Tips for Traveling with Pets This Summer From Young Drivers

Safe Travel with Your Pet

The hot days of summer have arrived, and that means that you need to take precautions when travelling in a vehicle with your pet. For many drivers, their pets are their travelling companions but in the summer, your pet’s comfort and safety should be a priority. Young Drivers of Canada would like to remind pet owners of the following when it comes to summertime travel and their pets.

Tips for Travelling with your Pets

1. Never leave your pet unattended in the car. The temperature inside a vehicle can quickly rise, becoming much hotter than the outside temperature. Leaving the windows cracked open will do nothing to regulate the rising temperature. In the case of dogs, they need to pant to regulate their body temperature. A hot vehicle prevents canines from panting with detrimental results to your beloved pet.

2. Many pets are not accustomed to travelling distances in a vehicle. Their short drives to the vet may be the only time they get to be a passenger in a car. Families who decide to take their pets on a road trip should ensure that they are well secured in the vehicle. A crate secured by a seat belt is the safest way to travel with your pet. If you decide to restrain your pet with a harness, ensure there is some slack to allow your pet to adjust their movement. Free roaming pets can become a projectile in the event of a collision and can be a driver distraction.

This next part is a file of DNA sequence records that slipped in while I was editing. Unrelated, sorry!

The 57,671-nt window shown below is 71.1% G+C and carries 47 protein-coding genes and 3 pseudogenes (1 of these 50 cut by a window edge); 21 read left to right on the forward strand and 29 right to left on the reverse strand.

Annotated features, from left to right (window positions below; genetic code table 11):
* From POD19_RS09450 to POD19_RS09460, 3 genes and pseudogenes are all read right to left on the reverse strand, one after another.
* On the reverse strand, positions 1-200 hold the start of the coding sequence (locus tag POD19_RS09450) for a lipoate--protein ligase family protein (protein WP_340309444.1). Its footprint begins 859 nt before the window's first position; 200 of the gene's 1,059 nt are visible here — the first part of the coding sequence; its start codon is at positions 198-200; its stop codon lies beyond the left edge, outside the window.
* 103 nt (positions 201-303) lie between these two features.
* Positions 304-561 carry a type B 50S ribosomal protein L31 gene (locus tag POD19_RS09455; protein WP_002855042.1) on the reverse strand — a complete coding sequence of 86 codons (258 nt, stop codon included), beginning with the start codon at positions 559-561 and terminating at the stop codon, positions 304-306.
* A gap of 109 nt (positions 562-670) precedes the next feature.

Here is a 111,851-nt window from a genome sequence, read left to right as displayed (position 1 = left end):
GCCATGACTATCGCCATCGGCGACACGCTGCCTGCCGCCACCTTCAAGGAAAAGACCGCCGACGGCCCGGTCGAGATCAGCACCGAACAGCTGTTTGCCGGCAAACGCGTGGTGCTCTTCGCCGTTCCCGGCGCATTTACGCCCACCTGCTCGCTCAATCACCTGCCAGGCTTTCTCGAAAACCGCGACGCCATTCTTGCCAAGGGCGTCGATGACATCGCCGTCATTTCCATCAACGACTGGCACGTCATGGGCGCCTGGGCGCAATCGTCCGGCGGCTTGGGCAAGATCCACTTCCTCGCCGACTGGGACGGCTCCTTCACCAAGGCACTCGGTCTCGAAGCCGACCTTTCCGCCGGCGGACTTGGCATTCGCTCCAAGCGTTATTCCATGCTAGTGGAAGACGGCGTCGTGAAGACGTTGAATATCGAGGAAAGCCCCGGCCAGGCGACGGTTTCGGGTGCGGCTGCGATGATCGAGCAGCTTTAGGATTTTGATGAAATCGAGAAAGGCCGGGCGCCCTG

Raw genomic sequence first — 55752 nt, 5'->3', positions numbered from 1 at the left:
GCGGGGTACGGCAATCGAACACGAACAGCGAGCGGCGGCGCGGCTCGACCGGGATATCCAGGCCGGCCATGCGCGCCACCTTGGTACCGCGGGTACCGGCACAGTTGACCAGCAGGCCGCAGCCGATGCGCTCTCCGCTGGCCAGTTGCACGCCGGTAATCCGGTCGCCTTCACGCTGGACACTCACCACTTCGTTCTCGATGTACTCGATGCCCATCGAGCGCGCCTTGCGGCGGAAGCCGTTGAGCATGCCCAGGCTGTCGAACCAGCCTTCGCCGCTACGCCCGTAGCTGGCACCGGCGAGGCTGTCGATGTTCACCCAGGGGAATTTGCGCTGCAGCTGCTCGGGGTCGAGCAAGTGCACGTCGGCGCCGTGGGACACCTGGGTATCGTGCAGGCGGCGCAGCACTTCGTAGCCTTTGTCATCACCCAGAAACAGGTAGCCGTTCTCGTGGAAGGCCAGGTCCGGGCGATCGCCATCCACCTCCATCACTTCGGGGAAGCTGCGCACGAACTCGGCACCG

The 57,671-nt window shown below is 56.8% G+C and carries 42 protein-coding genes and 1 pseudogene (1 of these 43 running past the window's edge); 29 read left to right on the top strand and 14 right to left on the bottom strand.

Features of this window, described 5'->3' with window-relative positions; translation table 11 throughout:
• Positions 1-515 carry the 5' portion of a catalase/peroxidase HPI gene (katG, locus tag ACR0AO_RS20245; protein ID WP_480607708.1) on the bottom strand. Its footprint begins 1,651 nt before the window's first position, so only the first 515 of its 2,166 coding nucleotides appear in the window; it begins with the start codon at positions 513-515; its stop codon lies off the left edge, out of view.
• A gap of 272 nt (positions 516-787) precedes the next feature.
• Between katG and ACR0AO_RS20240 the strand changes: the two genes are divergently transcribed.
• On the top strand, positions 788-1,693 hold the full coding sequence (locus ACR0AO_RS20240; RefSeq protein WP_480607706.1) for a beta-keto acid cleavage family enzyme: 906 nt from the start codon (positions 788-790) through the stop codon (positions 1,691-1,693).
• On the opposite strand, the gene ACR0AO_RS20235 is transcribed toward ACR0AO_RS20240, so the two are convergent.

3. Allow for breaks on your road trip. As a driver, you need to stretch your legs, and your pets also need to take a bathroom break and get some exercise. Ensure pit stops include water, and some play time with some familiar toys.

4. Prepare your pet for the journey with short trial runs to see how Fido or Skippy react to being in a vehicle. If your pet experiences motion sickness, contact your vet for possible remedies.

5. Monitor your pet. If you hear excessive panting or drooling, your best friend could be suffering from heat stroke. Seek a cool area, provide your pet with water and let them rest. If the symptoms do not improve, find a veterinarian immediately.

Canadians have taken to travelling with their pets. In Ontario alone, more than have of all pet owners travel with their pets on one road trip at least once a year. Over half of those trips are with dogs. Young Drivers would like to ensure that everyone is safe and enjoys their summer road trip!